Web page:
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Our Opinion: Do it … there

July 22, 2001

The Metropolitan Water District of Southern California has proposed a deal in which it would pay farmers in the Palo Verde Irrigation District to fallow farmland as a way to transfer 25,000 to 111,000 acre-feet of water per year.

In any given year, according to the proposal, the PVID would have 7 to 25 percent of its normally irrigated land fallowed. This is not the first time MWD has implemented such a setup in the Palo Verde Valley.

MWD and PVID can strike any kind of arrangement they wish, as long as it does not affect the Imperial Irrigation District. We have said time and time again we are against paying farmers to fallow their farmland. Period. Yes, we understand some fallowing is done every year as part of the natural process of farming, but that does not add up to permanent fallowing or being paid for not farming.

We also understand that water is in short supply, particularly as California has to shrink its water use to 4.4 million acre-feet per year as part of the California Colorado River Use Plan. IID has had an active role in the plan to reduce the state's water use. However, we will continue to speak out against any plan that would call for fallowing for profit, and this Palo Verde Valley idea might be one more way for some of our farmers to say how hunky-dory fallowing could be for us, too.


The potential negative impact to the local farmland and to the economy would be extensive. When you take land out of production and pay farmers to do so, individual farmers likely see some cash benefit, but there are many ancillary businesses that depend on farming that would be shattered. A lot of people, farm employees and beyond, would find themselves out of work. The trickle-down effect of fallowing would be felt throughout the Valley. It has been felt in the Palo Verde Valley and will be again if this deal goes through.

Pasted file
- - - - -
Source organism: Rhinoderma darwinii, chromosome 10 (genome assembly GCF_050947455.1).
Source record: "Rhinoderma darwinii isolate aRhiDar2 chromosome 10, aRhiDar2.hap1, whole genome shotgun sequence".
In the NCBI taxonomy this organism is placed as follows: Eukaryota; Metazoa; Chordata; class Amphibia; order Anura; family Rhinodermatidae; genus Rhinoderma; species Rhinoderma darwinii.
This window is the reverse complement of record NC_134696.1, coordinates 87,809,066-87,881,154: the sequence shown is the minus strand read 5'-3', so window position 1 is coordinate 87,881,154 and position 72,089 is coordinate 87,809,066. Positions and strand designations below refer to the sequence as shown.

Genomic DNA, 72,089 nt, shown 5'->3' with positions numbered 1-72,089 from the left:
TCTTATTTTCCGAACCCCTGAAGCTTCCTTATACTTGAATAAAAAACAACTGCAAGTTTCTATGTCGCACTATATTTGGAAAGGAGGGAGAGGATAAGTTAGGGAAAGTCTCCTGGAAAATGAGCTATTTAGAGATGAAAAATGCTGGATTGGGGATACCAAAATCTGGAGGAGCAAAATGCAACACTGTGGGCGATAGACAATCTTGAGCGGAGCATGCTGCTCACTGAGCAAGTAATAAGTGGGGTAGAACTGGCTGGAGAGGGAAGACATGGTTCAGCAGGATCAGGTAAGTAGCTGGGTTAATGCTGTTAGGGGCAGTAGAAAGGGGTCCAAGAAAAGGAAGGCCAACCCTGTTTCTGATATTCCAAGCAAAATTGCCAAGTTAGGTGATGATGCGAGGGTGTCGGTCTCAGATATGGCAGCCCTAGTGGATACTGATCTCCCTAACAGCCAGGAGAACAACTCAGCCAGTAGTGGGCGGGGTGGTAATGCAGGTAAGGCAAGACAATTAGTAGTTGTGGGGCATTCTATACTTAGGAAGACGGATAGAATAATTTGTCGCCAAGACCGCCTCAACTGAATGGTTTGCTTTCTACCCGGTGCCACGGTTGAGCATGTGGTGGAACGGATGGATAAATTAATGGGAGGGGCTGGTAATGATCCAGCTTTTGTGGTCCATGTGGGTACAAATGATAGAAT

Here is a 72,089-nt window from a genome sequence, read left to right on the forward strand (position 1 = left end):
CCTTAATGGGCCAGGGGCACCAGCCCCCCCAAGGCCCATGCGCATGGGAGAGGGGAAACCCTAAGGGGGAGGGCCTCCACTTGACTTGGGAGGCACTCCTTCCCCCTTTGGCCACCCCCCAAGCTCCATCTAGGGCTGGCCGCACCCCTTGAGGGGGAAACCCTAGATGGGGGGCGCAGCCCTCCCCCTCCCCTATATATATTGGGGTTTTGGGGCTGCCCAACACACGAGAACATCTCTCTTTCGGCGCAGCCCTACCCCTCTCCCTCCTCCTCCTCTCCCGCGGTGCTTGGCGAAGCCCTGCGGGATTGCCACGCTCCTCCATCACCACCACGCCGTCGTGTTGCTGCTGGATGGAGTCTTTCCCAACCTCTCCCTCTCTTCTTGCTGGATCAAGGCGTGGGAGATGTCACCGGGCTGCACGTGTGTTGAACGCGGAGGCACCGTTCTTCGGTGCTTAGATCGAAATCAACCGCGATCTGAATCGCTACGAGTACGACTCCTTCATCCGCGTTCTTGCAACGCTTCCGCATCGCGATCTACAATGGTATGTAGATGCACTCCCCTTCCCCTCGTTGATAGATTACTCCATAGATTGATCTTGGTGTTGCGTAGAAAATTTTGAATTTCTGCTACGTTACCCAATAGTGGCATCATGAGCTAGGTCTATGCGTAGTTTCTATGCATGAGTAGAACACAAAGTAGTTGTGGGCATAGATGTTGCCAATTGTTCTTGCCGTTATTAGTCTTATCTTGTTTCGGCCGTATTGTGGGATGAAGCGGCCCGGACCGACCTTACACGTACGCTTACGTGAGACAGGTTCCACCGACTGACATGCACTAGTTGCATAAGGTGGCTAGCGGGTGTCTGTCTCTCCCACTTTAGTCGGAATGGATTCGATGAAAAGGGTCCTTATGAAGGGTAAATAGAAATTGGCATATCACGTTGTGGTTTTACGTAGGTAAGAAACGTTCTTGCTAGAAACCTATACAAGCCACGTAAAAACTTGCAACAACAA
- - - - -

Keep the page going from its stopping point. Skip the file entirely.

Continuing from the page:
We think that as much now as when we exposed the secret Imperial Valley fallowing plan between the Bass brothers and San Diego County Water Authority officials a few years ago.

It's fine if farmers in other irrigation districts choose to accept MWD's proposal. Farmers are suffering from bad markets and are looking for ways to stay afloat in difficult times. However, to start to brown farmland for profit will never be the answer here. Too many people here know the ramifications of that. There must be other solutions to the water needs, both in rural areas and larger metropolitan areas.

There are IID directors who have come out in strong voice against fallowing. We urge the board to continue that stand.

Pressure is there and will continue to be there. We don't think the board will relent. We know we won't.

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